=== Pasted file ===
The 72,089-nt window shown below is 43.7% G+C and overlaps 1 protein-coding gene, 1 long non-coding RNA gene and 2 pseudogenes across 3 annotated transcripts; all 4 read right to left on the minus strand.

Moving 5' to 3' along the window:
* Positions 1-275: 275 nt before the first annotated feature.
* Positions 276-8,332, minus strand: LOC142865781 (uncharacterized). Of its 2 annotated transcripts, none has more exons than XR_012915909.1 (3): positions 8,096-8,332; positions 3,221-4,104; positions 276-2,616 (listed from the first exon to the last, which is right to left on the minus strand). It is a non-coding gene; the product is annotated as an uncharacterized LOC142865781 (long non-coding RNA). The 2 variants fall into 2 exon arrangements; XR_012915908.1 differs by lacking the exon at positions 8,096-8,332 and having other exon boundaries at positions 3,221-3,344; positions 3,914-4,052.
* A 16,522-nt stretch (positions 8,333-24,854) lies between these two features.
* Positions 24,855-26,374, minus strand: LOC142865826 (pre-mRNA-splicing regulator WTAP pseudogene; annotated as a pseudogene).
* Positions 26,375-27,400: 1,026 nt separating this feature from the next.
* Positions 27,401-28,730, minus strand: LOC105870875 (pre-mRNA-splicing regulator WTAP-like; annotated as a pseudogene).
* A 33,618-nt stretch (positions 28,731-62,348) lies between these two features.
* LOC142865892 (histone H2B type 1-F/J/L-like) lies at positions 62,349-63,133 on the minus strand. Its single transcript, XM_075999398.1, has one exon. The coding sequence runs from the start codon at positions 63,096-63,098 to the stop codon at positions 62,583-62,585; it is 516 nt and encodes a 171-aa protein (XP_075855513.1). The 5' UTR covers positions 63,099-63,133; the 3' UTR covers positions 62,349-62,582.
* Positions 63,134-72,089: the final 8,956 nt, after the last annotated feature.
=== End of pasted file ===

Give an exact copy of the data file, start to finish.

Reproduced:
The 72,089-nt window shown below is 43.7% G+C and overlaps 1 protein-coding gene, 1 long non-coding RNA gene and 2 pseudogenes across 3 annotated transcripts; all 4 read right to left on the minus strand.

Moving 5' to 3' along the window:
* Positions 1-275: 275 nt before the first annotated feature.
* Positions 276-8,332, minus strand: LOC142865781 (uncharacterized). Of its 2 annotated transcripts, none has more exons than XR_012915909.1 (3): positions 8,096-8,332; positions 3,221-4,104; positions 276-2,616 (listed from the first exon to the last, which is right to left on the minus strand). It is a non-coding gene; the product is annotated as an uncharacterized LOC142865781 (long non-coding RNA). The 2 variants fall into 2 exon arrangements; XR_012915908.1 differs by lacking the exon at positions 8,096-8,332 and having other exon boundaries at positions 3,221-3,344; positions 3,914-4,052.
* A 16,522-nt stretch (positions 8,333-24,854) lies between these two features.
* Positions 24,855-26,374, minus strand: LOC142865826 (pre-mRNA-splicing regulator WTAP pseudogene; annotated as a pseudogene).
* Positions 26,375-27,400: 1,026 nt separating this feature from the next.
* Positions 27,401-28,730, minus strand: LOC105870875 (pre-mRNA-splicing regulator WTAP-like; annotated as a pseudogene).
* A 33,618-nt stretch (positions 28,731-62,348) lies between these two features.
* LOC142865892 (histone H2B type 1-F/J/L-like) lies at positions 62,349-63,133 on the minus strand. Its single transcript, XM_075999398.1, has one exon. The coding sequence runs from the start codon at positions 63,096-63,098 to the stop codon at positions 62,583-62,585; it is 516 nt and encodes a 171-aa protein (XP_075855513.1). The 5' UTR covers positions 63,099-63,133; the 3' UTR covers positions 62,349-62,582.
* Positions 63,134-72,089: the final 8,956 nt, after the last annotated feature.